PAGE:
Monday, June 11, 2007

partcipating in the wave

Many Sunday nights still evoke that "haven't finished all my homework," feeling, and I was filled with a pretty good amount of anxiety last night. I was with my family (my brother was home from California!), trying to relax while watching television and sewing a book. (I was already weepy for various reasons -- none of them particularly relevant -- so I decided to go upstairs and have a good cry.

So I'm upstairs, splayed out on the floor, somewhere between a weep and a sob, and I'm thinking, ok, when I leave my folk's house, there's got to be some way I can numb out. Of course, on a Sunday night at 9:30 p.m., there's only one place to go for the "wander around and look at things to buy" drug: Wal-Mart (dun-dun-da-da). So then I think/say, with no small amount of desperation: "Don't make me go to Wal-Mart!" and then, out of me came something between a sob and a laugh. And then more laughing.

Part of this whole Dialectical Behavior Therapy thing is the idea that emotions are waves -- that you can experience them, but at the same time, step back a little and say, ok, whatever I'm feeling will crest and subside. And that's what happened. And what I'm noticing today is that I am feeling so much better. I was able to get out of bed, and get going, and turn in the work assignment that was days late without too much drama.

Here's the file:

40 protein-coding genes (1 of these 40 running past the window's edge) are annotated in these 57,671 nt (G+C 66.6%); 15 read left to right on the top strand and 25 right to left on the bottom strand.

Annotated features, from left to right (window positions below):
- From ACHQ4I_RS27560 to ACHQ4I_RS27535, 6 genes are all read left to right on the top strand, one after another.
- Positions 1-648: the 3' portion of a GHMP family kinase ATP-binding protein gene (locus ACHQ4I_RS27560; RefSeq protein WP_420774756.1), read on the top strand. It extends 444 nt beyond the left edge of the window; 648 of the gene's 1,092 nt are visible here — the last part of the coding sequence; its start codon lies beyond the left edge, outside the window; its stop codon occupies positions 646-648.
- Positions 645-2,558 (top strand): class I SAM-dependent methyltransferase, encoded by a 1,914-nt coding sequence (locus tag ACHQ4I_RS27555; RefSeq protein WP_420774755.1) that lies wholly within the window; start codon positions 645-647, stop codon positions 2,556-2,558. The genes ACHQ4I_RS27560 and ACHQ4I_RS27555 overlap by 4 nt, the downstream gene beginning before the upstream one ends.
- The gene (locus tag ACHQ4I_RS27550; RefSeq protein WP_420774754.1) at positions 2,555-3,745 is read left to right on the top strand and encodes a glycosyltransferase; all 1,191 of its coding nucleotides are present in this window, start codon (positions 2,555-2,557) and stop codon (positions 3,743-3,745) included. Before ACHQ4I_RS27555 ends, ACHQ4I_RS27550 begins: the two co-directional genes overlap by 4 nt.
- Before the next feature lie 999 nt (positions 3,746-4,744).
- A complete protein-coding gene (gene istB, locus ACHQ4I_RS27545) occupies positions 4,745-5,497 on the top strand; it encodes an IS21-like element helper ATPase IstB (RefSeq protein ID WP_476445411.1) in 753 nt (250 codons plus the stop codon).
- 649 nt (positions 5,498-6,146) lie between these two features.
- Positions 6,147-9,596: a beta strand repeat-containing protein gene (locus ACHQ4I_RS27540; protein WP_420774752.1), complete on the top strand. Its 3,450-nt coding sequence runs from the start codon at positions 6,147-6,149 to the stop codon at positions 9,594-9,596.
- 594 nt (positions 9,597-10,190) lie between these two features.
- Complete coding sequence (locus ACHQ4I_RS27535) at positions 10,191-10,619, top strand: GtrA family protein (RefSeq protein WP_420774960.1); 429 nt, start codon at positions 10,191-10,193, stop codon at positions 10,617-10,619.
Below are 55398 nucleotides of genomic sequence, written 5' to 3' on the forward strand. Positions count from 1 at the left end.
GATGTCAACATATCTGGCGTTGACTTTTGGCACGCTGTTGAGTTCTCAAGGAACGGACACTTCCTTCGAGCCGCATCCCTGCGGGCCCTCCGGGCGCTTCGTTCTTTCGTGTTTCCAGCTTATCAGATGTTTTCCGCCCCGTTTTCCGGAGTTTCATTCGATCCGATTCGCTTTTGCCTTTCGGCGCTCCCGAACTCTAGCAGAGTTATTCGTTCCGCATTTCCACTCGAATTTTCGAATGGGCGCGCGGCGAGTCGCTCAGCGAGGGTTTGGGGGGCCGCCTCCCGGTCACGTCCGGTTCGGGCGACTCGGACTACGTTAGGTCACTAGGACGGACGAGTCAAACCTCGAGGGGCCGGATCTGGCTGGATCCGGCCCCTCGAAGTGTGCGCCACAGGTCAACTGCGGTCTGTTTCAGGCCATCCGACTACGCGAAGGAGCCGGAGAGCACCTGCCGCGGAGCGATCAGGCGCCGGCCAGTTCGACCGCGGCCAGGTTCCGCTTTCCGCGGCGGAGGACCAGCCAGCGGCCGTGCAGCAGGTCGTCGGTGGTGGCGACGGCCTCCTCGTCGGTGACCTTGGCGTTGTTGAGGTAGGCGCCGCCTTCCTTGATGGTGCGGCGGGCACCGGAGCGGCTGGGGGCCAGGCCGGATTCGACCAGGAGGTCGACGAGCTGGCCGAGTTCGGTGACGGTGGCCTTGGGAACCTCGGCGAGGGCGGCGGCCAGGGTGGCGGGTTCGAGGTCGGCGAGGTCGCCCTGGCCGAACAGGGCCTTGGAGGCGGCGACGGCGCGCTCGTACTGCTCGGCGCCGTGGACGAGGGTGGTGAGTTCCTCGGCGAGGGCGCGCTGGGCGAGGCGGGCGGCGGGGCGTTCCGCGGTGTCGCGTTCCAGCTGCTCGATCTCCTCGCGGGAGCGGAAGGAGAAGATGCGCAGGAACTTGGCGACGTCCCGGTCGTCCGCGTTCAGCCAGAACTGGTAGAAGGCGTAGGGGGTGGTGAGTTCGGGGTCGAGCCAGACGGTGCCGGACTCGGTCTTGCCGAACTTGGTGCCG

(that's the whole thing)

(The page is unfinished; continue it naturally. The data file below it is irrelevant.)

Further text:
What I'm seeing is the quantatative effectiveness of DBT. The time taken last evening to have a good cry, to endure the wave, and make myself laugh, is having a multiple effect today. Very time effective.

Part two of all the angst this weekend is that I'm noticing the exhausting effects of my endless busyness. I fell asleep at 4:30 p.m. on Saturday, and didn't wake up until the next morning. I'm guessing I'm not more busy, but my craving for quiet and presence is growing stronger, and I'm more aware of the distance between my chronic business and what I'm striving towards. (Can one strive towards less busy?)

The drawing is my interpretive attempt at conveying both the waves and my sprawled body on the floor of my parents guest room.


Friday, June 08, 2007

When Things Fall Apart

"Fear is a natural reaction to moving closer to the truth."
-- When Things Fall Apart, Pema Chodron

This quote (and book) has been a help to me this week.